Of course, you are not limited to my recipes. Using the equation above, you are free to go forth and make frozen alcoholic delights from any booze you see fit. So dream big and get crazy, and remember not to take it all too seriously. Sometimes things just don’t freeze right, but that’s okay. Then you have an alcoholic slushy, and alcoholic slushies are nothing to complain about.


Photos by Claire Lower.

Does Alcohol Go Bad? Yep, So Here’s How Long You Have To Finish Off Your Favorite Booze

There’s a lot of misinformation out there about alcohol, which can lead to innumerable questions about drinking. Is tequila actually an upper instead of a downer? No. Will I really never get sick as long as I stick to one color of liquor? Again, no. Does alcohol go bad? Actually, yes — booze does go bad, so contrary to popular belief, you don’t have forever to finish off that bottle of sherry you inexplicably have stashed away in the back of your liquor cabinet.

It seems almost counterintuitive that alcohol should go bad, because the older an alcohol gets, the more expensive it tends to be. I mean, you even compare things to “fine wines” if they get better with age (or is that just a thing my dad says about my mom?). So, what’s all this nonsense about it going bad?

According to researchers at Bacardi (that is not a sentence I ever thought I would write), who presented their findings recently at the annual Tales of the Cocktail convention in New Orleans, everyday factors such as temperature fluctuations, light exposure, and oxidation can lead to rapid spirit denigration, which can pretty severely alter both the color and the flavor of alcohol stored in glass bottles. Basically, unless you’re drinking out of boxes (which I am, because Franzia is a food group), you’re drinking from glass bottles, which leave your precious booze vulnerable to flavor changes.

When wine and spirits age in wood barrels, their flavors mature and develop into the tastes you’ve come to recognize as “rum” or “whiskey” (also known as “Oh god, I didn’t even taste it mixed with that much lemonade and now I can’t walk” and “Smokey regret juice,” respectively). Once the barreling process has ended and the alcohol is placed in glass bottles, common lore would have you believe that the drink is finished changing flavors, which of course means that you can keep that bottle of Maker’s Mark in your liquor cabinet (or desk drawer) for as long as you’d like, right? Not so.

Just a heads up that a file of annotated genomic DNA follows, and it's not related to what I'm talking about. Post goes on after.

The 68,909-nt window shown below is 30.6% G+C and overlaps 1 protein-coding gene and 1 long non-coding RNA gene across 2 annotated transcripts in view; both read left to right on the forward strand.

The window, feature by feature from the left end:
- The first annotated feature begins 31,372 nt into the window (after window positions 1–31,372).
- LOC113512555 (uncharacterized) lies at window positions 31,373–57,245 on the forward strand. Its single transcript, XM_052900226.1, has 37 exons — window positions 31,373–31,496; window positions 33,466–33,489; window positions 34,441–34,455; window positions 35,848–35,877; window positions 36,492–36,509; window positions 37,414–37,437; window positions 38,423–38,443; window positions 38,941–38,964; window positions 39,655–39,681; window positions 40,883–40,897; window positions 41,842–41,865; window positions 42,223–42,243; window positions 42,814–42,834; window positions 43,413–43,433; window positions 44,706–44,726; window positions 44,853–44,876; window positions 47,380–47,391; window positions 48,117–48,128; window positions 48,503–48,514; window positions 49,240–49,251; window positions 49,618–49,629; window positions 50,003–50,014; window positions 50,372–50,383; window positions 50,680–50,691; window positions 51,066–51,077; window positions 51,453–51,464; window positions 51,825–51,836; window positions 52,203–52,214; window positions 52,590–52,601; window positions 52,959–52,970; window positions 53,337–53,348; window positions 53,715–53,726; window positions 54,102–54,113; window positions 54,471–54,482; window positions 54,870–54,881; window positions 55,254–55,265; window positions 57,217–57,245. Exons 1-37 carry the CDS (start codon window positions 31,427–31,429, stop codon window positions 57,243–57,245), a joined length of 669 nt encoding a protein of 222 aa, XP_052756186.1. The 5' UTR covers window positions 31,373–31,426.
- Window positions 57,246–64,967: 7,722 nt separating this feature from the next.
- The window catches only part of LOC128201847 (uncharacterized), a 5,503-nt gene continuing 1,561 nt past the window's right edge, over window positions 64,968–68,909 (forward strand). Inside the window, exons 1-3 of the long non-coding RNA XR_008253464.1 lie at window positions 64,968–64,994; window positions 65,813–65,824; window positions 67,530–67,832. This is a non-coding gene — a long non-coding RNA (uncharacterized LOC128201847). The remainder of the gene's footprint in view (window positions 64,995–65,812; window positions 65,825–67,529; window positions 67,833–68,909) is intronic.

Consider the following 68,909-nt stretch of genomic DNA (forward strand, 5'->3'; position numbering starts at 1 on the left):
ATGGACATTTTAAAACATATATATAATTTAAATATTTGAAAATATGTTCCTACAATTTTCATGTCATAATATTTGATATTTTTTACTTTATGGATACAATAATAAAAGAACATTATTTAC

The Bacardi flavor scientists conducted a series of experiments on the effects of temperature fluctuations on its rum, and found that temperature changes can degrade an organic molecule called “terpene,” which alters the flavor of the alcohol. To try and combat this, Bacardi now ships rum in coolers or blankets (this is real, guys) in an effort to reduce temperature-based flavor changes.

Light, the scientists found, is actually an even bigger problem for liquor (which, incidentally, is also a huge problem for people the morning after they’ve consumed too much liquor) than heat. By exposing various glass-bottle-stored alcohols to UV radiation intended to simulate the effects of sunlight, the researchers found that over a period of 10-day exposure, bourbon lost 10 percent of its color and scotch lost 40 percent. But color is never just color: when it comes to alcohol, color changes are indicative of flavor changes.


The fina, and most potent factor the researchers touched up in their studies is air exposure, which leads to oxidation of your liquor. I mean, you knew this one, right? Once you open a bottle of something, you can’t just leave it there and expect it to stay good. This also brings us to an important lesson about commitment: don’t start a project (e.g., a bottle of Jack Daniels) if you’re not prepared to finish it. The researchers demonstrated this point by exposing bottles of gin to air for various lengths of time and then asking volunteers to taste test them. Needless to say, people did not care for the highly oxidized gin.

Now, it’s worth considering that this research was conducted by a major liquor brand. Is it possible that there’s a little bit of tactical “booze goes bad, so buy more booze!”-ing going on here? Of course. As Wired notes, it’s not peer-reviewed, published data — but it does give us a look at “what a big spirits company cares about.” Also, we already know that tons of things most people think can’t go bad do, in fact, have expiration dates; as such, this is all useful information anyway.

When people tell you that alcohol doesn’t go bad, what they mean to say is that it won’t make you sick (I mean, at least not for bacterial reasons). Microbes can’t survive in ethanol, which is why you put rubbing alcohol on cuts that you don’t want to get infected. But alcohol can go bad, in that it can start to taste like the devil.